On August 15, 1998, in the town of Omagh (pronounced OH-maw), a car bomb exploded in the town square, killing twenty-nine people. Among the dead were infants, small children, and one woman pregnant with twins. The incident was particularly deadly because a caller had alerted police that a bomb was about to go off. But the caller gave a false location, which caused a crowd of Sunday shoppers to move toward the spot where the bomb was actually planted, resulting in more deaths and injuries. It was the worst single attack in thirty years of terrorist acts related to the status of Northern Ireland. A radical group called the Real IRA, which had broken away from the Irish Republican Army, claimed responsibility. Against the wishes of the terrorists, this attack led to the start of peace talks. The political leader of Sinn Féin, Gerry Adams (1948–), condemned the attack and soon began negotiations with the Protestant leader.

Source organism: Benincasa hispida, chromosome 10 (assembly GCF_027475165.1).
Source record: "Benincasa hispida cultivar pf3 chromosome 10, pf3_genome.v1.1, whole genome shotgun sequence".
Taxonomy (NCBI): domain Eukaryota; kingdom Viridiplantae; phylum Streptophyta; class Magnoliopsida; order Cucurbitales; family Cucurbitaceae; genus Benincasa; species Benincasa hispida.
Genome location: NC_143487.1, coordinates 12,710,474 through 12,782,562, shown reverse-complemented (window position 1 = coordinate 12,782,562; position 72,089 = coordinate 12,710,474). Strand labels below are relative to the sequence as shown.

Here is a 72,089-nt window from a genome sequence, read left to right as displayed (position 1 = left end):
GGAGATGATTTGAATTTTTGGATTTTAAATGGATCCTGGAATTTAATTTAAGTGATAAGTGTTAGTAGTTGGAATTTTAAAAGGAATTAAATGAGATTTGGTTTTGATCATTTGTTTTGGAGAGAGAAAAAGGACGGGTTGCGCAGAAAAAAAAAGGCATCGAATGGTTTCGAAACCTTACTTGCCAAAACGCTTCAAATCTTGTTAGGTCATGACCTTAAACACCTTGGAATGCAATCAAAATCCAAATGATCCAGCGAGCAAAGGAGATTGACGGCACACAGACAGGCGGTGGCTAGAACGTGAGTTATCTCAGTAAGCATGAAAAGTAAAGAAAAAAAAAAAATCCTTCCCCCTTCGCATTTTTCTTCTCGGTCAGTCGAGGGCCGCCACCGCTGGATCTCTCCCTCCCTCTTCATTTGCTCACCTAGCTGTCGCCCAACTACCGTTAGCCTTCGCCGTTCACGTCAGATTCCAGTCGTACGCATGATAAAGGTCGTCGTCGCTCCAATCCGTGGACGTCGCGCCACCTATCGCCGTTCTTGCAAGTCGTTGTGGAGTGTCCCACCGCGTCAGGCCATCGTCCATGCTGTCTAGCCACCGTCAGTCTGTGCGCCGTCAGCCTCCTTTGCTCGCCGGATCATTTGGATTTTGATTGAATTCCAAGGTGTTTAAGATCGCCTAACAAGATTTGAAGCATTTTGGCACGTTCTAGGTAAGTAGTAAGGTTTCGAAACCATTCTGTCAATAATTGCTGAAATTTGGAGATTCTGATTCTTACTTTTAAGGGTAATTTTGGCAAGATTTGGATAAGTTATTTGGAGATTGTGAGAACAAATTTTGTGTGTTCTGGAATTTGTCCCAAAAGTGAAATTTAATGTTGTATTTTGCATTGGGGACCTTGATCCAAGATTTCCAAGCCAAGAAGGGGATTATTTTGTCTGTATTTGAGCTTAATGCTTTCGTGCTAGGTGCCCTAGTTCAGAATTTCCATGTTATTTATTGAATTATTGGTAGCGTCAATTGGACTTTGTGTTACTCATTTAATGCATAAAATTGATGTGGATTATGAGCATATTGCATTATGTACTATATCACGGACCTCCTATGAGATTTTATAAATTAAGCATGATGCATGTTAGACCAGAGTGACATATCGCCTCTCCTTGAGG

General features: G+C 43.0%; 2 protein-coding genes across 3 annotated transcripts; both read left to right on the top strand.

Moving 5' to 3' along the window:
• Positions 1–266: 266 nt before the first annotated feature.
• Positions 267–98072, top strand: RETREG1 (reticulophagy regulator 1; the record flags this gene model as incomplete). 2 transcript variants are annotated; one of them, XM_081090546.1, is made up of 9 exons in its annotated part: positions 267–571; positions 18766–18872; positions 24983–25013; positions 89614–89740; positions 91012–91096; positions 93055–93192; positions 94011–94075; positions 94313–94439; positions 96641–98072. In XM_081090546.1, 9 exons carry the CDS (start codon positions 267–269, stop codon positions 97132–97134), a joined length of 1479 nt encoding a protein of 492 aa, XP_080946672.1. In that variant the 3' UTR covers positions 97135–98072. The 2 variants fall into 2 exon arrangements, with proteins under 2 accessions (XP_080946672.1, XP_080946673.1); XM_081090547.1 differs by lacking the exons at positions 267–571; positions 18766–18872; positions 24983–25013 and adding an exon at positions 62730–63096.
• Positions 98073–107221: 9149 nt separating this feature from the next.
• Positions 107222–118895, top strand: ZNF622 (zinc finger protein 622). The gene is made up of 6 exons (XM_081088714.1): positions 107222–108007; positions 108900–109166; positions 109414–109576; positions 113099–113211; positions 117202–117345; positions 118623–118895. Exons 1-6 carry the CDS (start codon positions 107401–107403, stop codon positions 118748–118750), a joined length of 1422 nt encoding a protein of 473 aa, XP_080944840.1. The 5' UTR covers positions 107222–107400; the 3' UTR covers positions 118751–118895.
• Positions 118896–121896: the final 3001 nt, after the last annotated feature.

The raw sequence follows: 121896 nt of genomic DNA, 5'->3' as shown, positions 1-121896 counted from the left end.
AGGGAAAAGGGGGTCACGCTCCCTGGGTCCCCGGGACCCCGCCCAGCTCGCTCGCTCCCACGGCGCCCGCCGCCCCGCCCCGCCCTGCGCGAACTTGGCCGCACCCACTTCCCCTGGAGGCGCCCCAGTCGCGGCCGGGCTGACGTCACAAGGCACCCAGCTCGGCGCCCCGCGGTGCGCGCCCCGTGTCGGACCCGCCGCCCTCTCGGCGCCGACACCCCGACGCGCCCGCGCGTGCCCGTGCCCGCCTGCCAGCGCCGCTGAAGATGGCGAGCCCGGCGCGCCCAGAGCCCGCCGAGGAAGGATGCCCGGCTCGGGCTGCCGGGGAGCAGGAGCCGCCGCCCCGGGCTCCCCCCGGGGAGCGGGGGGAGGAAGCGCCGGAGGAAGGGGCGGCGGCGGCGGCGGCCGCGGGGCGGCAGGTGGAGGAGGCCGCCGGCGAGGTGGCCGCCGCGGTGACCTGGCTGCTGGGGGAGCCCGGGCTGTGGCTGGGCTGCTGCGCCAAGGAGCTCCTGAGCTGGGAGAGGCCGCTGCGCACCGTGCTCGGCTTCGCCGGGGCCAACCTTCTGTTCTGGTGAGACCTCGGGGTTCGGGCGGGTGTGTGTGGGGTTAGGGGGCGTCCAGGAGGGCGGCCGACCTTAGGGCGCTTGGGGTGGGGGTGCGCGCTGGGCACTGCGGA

In about thirty years of terrorism in Northern Ireland (including related attacks inside Britain), officials estimated, more than three thousand people were killed.
Puerto Rican independence movement
The Caribbean island of Puerto Rico became a part of the United States during the Spanish-American War (1898). Its exact relationship to America has long been debated. Should it become a state? Should it maintain its special status as a "commonwealth"? Or should it become an independent nation? The residents of Puerto Rico have voted on these questions many times, most recently in 1998.
Puerto Rico's commonwealth status means Puerto Ricans are U.S. citizens, but they cannot vote in presidential elections, and they do not have a representative in Congress. Puerto Ricans do not pay U.S. income taxes, but they can be drafted to serve in the U.S. military. In the 1998 vote only about 2.5 percent of Puerto Ricans voted to become an independent country. Nevertheless, the Puerto Rican independence movement was the cause of some of the most dramatic terrorist acts in the United States in the second half of the twentieth century.